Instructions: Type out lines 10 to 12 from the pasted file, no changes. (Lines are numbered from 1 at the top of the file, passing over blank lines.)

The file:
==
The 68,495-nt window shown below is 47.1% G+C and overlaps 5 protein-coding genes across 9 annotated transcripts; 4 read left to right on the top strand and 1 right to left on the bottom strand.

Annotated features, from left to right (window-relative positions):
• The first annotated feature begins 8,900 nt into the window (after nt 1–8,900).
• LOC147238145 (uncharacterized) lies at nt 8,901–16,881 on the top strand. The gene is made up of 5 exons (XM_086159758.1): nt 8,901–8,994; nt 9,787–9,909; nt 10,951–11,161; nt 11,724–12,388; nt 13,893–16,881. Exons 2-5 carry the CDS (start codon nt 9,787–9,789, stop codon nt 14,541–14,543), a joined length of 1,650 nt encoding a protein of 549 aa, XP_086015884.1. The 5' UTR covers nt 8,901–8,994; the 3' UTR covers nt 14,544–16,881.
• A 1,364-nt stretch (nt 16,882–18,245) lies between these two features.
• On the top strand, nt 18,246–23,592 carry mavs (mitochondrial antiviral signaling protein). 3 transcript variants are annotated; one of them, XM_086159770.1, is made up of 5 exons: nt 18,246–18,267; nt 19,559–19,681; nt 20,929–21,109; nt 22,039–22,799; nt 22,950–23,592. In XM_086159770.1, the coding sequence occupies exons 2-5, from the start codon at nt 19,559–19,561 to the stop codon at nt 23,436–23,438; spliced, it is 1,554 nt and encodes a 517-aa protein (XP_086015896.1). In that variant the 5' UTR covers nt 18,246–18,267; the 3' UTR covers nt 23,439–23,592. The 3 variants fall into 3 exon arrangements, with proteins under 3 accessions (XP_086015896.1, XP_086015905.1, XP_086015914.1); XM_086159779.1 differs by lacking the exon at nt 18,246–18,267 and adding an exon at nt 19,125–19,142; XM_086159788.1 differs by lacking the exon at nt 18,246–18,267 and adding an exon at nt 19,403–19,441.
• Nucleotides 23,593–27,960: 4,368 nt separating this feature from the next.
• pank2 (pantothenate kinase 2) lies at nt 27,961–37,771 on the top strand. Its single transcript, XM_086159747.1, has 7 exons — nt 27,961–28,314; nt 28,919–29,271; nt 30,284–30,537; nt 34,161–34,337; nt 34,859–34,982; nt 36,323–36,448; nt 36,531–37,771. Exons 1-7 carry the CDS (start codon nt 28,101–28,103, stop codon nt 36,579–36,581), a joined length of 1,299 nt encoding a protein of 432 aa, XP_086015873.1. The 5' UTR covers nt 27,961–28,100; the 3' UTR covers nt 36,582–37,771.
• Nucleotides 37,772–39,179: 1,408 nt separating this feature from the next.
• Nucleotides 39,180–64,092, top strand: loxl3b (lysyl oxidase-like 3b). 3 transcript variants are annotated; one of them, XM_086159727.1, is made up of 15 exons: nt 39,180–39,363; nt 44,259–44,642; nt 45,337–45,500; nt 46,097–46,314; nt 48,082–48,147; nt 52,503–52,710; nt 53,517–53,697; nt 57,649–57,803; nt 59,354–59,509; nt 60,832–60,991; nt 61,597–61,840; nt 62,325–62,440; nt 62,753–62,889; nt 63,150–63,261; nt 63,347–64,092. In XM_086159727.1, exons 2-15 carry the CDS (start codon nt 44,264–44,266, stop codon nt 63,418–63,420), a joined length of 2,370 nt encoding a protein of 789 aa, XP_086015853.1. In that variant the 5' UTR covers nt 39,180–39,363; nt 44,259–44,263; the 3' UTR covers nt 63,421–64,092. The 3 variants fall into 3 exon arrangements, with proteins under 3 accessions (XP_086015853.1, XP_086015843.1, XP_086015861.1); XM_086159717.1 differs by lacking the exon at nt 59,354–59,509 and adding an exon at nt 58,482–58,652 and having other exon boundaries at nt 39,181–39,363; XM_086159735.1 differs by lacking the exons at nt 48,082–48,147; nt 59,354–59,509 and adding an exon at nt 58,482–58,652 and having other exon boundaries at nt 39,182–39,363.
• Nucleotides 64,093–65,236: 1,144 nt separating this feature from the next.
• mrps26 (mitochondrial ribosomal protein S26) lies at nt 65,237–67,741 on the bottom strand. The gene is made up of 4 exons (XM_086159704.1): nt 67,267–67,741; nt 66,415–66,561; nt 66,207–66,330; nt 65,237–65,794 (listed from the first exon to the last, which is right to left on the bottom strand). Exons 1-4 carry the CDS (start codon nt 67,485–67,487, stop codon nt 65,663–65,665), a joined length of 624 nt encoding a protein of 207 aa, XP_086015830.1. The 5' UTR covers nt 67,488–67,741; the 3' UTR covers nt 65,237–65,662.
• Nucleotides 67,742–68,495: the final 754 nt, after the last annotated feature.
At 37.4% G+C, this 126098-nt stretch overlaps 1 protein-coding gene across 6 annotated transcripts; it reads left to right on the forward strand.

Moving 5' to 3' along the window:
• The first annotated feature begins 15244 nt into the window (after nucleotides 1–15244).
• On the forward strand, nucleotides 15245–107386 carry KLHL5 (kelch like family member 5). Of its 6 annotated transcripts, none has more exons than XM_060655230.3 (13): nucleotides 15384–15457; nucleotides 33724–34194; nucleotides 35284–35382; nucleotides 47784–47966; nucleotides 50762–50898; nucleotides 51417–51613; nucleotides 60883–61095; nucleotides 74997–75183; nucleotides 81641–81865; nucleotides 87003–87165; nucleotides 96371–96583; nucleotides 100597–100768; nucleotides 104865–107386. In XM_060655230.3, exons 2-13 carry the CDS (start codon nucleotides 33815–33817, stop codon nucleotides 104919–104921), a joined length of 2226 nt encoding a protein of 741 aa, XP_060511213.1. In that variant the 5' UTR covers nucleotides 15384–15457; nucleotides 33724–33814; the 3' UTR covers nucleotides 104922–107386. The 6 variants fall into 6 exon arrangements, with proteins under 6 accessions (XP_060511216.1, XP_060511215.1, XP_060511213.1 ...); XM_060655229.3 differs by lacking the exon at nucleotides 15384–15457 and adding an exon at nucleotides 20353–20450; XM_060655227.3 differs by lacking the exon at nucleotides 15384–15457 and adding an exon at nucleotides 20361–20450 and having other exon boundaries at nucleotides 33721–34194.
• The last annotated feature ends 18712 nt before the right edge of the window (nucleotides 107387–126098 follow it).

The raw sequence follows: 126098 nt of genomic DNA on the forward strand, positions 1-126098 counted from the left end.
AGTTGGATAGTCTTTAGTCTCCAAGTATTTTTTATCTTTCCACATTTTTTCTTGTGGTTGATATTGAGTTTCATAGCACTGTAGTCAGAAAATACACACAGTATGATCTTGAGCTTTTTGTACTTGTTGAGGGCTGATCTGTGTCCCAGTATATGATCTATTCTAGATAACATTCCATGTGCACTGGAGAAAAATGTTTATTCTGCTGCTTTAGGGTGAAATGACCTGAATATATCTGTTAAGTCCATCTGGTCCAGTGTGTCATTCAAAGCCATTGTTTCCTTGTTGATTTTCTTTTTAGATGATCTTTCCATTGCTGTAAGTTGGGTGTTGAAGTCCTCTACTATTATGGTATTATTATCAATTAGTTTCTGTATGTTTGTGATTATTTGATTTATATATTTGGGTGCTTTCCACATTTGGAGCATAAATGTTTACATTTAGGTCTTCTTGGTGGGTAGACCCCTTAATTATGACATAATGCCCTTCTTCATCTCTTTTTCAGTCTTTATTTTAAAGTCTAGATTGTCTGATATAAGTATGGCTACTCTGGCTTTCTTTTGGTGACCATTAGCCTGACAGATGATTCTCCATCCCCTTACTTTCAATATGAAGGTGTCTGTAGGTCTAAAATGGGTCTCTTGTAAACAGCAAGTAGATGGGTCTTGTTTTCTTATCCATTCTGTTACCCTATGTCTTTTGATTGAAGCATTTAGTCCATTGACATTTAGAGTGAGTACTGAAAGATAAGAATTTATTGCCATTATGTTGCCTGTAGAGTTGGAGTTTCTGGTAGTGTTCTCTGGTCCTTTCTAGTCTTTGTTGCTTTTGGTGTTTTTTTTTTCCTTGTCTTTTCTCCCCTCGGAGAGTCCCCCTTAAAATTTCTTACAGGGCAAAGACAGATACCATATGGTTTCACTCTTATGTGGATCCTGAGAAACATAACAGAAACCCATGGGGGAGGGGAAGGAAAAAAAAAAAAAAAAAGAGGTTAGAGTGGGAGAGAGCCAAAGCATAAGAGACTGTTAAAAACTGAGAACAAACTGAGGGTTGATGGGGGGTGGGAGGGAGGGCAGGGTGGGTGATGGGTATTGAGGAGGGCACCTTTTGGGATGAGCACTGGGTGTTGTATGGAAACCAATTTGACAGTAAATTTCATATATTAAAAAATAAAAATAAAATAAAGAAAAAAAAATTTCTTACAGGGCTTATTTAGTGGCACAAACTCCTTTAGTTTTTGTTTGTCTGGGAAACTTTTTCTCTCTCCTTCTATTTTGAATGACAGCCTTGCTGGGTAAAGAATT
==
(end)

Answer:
• Nucleotides 39,180–64,092, top strand: loxl3b (lysyl oxidase-like 3b). 3 transcript variants are annotated; one of them, XM_086159727.1, is made up of 15 exons: nt 39,180–39,363; nt 44,259–44,642; nt 45,337–45,500; nt 46,097–46,314; nt 48,082–48,147; nt 52,503–52,710; nt 53,517–53,697; nt 57,649–57,803; nt 59,354–59,509; nt 60,832–60,991; nt 61,597–61,840; nt 62,325–62,440; nt 62,753–62,889; nt 63,150–63,261; nt 63,347–64,092. In XM_086159727.1, exons 2-15 carry the CDS (start codon nt 44,264–44,266, stop codon nt 63,418–63,420), a joined length of 2,370 nt encoding a protein of 789 aa, XP_086015853.1. In that variant the 5' UTR covers nt 39,180–39,363; nt 44,259–44,263; the 3' UTR covers nt 63,421–64,092. The 3 variants fall into 3 exon arrangements, with proteins under 3 accessions (XP_086015853.1, XP_086015843.1, XP_086015861.1); XM_086159717.1 differs by lacking the exon at nt 59,354–59,509 and adding an exon at nt 58,482–58,652 and having other exon boundaries at nt 39,181–39,363; XM_086159735.1 differs by lacking the exons at nt 48,082–48,147; nt 59,354–59,509 and adding an exon at nt 58,482–58,652 and having other exon boundaries at nt 39,182–39,363.
• Nucleotides 64,093–65,236: 1,144 nt separating this feature from the next.
• mrps26 (mitochondrial ribosomal protein S26) lies at nt 65,237–67,741 on the bottom strand. The gene is made up of 4 exons (XM_086159704.1): nt 67,267–67,741; nt 66,415–66,561; nt 66,207–66,330; nt 65,237–65,794 (listed from the first exon to the last, which is right to left on the bottom strand). Exons 1-4 carry the CDS (start codon nt 67,485–67,487, stop codon nt 65,663–65,665), a joined length of 624 nt encoding a protein of 207 aa, XP_086015830.1. The 5' UTR covers nt 67,488–67,741; the 3' UTR covers nt 65,237–65,662.